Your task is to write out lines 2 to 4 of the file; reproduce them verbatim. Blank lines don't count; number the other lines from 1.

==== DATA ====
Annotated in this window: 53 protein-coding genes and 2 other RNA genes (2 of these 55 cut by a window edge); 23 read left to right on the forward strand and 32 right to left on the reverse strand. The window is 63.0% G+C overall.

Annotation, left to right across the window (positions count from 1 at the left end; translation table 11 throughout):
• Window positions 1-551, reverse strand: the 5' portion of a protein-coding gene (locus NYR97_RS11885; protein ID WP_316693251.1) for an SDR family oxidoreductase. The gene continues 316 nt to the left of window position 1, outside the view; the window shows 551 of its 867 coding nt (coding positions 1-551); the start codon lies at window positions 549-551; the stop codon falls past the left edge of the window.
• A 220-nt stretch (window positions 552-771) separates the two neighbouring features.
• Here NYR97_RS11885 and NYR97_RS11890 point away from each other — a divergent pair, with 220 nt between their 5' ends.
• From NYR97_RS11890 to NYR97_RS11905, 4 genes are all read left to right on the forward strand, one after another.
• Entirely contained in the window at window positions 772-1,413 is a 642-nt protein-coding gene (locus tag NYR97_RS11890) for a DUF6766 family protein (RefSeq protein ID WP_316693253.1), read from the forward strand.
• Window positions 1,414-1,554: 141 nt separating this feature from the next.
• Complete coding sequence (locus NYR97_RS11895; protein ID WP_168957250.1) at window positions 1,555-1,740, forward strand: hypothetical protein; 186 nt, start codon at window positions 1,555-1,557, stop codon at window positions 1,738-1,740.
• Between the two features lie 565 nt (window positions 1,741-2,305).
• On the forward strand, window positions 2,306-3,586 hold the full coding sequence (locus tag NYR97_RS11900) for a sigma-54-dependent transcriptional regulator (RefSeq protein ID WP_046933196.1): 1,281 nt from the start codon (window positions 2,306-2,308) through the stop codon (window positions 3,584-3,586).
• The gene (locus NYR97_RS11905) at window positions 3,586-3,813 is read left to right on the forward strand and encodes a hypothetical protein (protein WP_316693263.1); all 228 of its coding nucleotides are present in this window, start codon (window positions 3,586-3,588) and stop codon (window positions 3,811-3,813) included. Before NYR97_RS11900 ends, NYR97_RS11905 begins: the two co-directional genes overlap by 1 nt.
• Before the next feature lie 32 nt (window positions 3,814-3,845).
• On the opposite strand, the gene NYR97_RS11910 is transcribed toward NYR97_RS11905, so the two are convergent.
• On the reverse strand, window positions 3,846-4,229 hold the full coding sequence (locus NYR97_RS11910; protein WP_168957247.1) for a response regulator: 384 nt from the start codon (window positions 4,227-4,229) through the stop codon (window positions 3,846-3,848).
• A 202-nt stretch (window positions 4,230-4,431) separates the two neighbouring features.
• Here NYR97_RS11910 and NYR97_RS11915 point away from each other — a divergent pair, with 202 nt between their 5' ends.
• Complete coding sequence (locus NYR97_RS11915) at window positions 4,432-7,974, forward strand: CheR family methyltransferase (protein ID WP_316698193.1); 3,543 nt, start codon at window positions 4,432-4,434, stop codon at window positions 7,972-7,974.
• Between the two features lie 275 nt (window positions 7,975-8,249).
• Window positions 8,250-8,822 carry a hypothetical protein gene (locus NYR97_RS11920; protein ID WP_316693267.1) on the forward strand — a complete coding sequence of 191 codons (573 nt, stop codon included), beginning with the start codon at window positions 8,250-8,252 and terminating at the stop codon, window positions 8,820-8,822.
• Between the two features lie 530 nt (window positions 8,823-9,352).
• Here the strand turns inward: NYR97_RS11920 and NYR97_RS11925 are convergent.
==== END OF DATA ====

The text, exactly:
Annotation, left to right across the window (positions count from 1 at the left end; translation table 11 throughout):
• Window positions 1-551, reverse strand: the 5' portion of a protein-coding gene (locus NYR97_RS11885; protein ID WP_316693251.1) for an SDR family oxidoreductase. The gene continues 316 nt to the left of window position 1, outside the view; the window shows 551 of its 867 coding nt (coding positions 1-551); the start codon lies at window positions 549-551; the stop codon falls past the left edge of the window.
• A 220-nt stretch (window positions 552-771) separates the two neighbouring features.